Rockabilly Gods in the Mirror are Less Genteel than they Appear

Brothers and sisters, if you know one thing about me (Which many of you do), it's quite obvious that I love rockabilly. I mean it, I LOVE ROCKABILLY. And since many of you here tonight know me, have worked with me, have played with me, you know how great my desire is to spread the good news unto all the nations.

THUS...I present to you, one Reverend Horton Heat. Now time to drop the corny preacher act, 'cause, honestly, he does enough of that for all of us. The fella is one of the most underrated talents in the rockabilly world. The fella's a damn good picker (Who merges country, rock, rockabilly, and blues styles into a style that is nothing but his own). He also sings really well (Albeit, in a sorta detached, wacky, psychobilly manner). Now note, he's no old chump, while the guy can pick and sing "Folsom Prison Blues" with the best, the fella's got an origional spark that does a lot for the "punkabilly" idiom bands like the Stray Cats, Red Elvises, and Cramps created in the 80's. These days, though, most of the "talents" are but shadows of the old master, recycling tired licks, and power-chording 5ths into oblivion. Not so for the Rev. He could face off against the old gods and live to tell about it.

Speaking of old gods, the fella has a lotta the old masters of rockabilly in him. Even though he's new and punky, his "hard-living ways," gratuitous amounts of car songs, and smooth, macho additude could be compared to Gene Vincent (To say nothing of the fact that he seems to have inherited Setzer's ability to move a crowd and Roy Campi's nihilistic showmanship. Whatever the case, he IS modern punk rockabilly. Like I said about him on the Gretschpages: "I respect the fact that he's a strong player, in a strong band, playing garageier, more unconventional music. It's sorta like listening to Bob Log III, the Cramps, or the Clash, where you know they could play "better" music (Not better as in higher-quality, but music they would get props for), but they enjoy the "dirtier" sound."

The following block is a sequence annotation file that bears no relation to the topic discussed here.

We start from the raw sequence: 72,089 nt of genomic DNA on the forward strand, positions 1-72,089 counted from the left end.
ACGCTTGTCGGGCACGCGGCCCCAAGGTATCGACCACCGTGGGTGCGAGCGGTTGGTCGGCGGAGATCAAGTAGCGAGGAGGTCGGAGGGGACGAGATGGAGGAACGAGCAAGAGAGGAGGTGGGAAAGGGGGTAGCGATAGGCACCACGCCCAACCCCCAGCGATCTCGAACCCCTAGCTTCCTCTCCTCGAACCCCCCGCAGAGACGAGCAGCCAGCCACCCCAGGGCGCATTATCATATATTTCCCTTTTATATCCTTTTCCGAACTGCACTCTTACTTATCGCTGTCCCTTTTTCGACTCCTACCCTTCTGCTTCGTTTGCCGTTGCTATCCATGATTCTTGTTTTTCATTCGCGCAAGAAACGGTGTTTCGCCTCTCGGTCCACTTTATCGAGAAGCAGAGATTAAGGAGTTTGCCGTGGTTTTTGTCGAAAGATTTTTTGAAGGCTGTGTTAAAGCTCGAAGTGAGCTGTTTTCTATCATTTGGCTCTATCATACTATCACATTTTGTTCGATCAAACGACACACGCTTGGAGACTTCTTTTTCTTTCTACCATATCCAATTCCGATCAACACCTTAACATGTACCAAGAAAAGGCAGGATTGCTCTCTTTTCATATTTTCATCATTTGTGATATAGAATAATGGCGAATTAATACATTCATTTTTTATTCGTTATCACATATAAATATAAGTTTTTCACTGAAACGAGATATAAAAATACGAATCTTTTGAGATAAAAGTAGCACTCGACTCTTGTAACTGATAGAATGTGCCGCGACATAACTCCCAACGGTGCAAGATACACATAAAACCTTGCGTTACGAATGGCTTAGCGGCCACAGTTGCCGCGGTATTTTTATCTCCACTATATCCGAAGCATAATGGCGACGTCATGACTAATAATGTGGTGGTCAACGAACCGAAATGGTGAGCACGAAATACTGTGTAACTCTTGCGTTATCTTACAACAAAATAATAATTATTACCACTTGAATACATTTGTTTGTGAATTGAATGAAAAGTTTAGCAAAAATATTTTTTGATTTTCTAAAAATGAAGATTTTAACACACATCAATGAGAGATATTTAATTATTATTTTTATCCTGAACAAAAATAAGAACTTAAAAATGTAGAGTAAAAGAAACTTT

Of course I can talk about him all you want, but ultimately, my words are nothing compared to his: "If you listen to the band's catalog, you might say there are a few recurring themes found in our songs: beer, gin and tonic, whiskey, cocaine, tequila, martinis, marijuana, cigarettes, cars, more beer, pretty women, sermons, cats and dogs, the devil, Texas, and Jimbo. Not to mention steak and dildos. All the good things in life."-Jim Heath, a.k.a. the Reverend Horton Heat. But here's the real skinny, I want to see people buying his new album. Why? Cause it's friggin' great, it's a crazed, disturbing, racy, rockabilly celebration of all that's wrong with human society. The thing about a guy who is so into developing a sort of idiom or mystique for himself (No matter how odd) is that he just keeps getting better with every album. His new album, Lucky 7's is good, really good, and I want to see everybody with a copy. Of course, I'm not going to be mean and demand a purchase without you getting to know it, so here's some places where you can listen in:

  • The official site, get a few song samples
  • Tower Record's Site, 30-second sound clips of all the tracks, listen here, buy it wherever you want.
  • The Rev site from whence I got that picture

    I'm going to keep working to make this little bit of shameless Rev promotion better, so keep lookin'